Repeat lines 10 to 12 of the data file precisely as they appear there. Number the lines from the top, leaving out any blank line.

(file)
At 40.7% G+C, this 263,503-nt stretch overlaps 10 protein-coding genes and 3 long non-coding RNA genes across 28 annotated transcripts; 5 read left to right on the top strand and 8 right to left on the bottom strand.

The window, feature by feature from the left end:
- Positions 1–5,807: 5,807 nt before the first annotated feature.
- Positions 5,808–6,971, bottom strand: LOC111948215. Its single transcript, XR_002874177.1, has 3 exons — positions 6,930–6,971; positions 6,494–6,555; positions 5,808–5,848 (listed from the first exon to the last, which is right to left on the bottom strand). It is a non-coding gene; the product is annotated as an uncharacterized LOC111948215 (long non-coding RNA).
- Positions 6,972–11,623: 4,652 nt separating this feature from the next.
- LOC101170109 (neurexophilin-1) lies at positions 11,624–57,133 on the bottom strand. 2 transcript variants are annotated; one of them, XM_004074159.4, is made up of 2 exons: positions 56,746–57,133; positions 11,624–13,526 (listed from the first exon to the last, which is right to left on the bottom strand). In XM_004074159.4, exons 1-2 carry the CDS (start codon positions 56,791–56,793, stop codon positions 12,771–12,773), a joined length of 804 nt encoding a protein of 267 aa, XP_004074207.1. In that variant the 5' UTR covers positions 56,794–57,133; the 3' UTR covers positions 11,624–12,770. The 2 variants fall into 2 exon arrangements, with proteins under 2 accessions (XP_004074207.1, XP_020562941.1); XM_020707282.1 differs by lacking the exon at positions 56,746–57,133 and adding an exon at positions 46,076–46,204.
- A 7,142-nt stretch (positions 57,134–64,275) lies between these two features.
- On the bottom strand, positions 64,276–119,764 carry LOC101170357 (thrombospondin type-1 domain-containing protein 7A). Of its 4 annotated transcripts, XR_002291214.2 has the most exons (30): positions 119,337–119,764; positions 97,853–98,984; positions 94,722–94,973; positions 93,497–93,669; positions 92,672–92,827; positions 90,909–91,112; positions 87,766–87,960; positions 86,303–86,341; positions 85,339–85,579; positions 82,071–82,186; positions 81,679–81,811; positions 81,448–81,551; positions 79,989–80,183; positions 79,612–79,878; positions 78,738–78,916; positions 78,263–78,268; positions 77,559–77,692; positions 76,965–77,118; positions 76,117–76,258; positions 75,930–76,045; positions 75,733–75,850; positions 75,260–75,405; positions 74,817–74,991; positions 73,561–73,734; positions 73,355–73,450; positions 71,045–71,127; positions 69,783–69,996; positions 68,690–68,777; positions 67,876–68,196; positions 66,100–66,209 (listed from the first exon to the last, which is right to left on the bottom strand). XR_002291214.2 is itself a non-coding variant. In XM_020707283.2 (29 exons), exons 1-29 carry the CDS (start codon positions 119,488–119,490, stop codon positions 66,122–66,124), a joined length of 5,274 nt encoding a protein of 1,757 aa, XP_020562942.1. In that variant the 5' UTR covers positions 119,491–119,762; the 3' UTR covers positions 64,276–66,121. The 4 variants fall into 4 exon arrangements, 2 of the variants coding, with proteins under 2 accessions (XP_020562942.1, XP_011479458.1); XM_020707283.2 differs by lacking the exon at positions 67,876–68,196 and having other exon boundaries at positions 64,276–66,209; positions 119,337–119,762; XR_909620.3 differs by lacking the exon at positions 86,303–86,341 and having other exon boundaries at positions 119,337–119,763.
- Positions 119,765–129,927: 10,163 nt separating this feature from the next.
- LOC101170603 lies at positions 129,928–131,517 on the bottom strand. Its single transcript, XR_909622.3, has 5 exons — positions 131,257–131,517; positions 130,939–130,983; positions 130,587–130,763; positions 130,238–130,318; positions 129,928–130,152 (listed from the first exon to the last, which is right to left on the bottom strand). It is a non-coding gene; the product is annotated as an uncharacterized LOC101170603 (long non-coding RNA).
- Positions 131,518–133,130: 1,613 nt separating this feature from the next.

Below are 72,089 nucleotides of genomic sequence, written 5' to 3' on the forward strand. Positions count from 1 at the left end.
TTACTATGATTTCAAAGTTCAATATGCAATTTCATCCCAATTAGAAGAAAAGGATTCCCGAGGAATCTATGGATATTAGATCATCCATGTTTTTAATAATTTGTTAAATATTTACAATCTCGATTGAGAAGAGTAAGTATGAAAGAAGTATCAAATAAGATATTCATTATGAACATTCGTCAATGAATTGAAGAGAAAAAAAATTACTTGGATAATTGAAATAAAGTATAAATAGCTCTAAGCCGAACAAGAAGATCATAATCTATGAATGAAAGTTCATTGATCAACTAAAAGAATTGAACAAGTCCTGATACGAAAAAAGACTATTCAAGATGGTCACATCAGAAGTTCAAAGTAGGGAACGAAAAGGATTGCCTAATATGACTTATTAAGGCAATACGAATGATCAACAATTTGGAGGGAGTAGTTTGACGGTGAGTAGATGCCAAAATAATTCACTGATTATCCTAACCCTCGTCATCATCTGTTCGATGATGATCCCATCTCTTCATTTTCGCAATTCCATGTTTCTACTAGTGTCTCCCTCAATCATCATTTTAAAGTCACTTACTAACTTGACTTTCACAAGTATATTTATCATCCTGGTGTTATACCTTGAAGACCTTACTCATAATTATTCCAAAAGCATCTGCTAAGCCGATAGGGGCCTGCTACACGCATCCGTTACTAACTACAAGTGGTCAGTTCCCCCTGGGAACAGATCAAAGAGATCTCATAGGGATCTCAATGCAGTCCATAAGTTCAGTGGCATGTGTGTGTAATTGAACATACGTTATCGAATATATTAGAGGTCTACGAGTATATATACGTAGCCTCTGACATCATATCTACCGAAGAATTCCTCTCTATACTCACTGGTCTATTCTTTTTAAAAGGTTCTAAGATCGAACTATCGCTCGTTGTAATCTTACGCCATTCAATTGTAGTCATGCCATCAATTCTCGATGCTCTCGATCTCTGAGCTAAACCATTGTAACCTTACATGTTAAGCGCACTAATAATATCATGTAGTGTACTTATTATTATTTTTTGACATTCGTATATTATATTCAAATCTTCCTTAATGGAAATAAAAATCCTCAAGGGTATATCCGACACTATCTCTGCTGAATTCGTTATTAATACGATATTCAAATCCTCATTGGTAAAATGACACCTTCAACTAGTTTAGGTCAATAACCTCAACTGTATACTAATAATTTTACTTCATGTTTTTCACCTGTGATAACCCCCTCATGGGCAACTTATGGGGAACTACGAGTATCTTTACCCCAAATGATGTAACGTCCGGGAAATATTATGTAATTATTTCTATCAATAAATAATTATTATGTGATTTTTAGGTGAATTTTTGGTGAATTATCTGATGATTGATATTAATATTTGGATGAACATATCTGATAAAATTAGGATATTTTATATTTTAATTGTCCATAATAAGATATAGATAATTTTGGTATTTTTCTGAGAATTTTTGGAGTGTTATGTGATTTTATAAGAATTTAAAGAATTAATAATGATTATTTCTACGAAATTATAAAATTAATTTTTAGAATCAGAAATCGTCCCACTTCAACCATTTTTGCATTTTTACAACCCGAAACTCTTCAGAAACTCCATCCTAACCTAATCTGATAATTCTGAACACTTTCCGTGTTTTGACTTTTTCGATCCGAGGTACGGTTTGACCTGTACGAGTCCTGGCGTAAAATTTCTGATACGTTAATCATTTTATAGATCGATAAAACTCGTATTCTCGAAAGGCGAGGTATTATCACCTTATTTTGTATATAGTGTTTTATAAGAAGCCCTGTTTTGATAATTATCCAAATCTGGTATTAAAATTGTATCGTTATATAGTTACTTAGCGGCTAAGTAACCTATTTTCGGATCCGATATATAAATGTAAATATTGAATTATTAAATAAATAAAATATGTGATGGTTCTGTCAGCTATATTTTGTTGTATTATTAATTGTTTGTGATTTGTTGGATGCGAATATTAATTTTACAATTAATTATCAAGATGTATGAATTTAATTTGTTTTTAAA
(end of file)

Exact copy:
- LOC101170603 lies at positions 129,928–131,517 on the bottom strand. Its single transcript, XR_909622.3, has 5 exons — positions 131,257–131,517; positions 130,939–130,983; positions 130,587–130,763; positions 130,238–130,318; positions 129,928–130,152 (listed from the first exon to the last, which is right to left on the bottom strand). It is a non-coding gene; the product is annotated as an uncharacterized LOC101170603 (long non-coding RNA).
- Positions 131,518–133,130: 1,613 nt separating this feature from the next.

Below are 72,089 nucleotides of genomic sequence, written 5' to 3' on the forward strand. Positions count from 1 at the left end.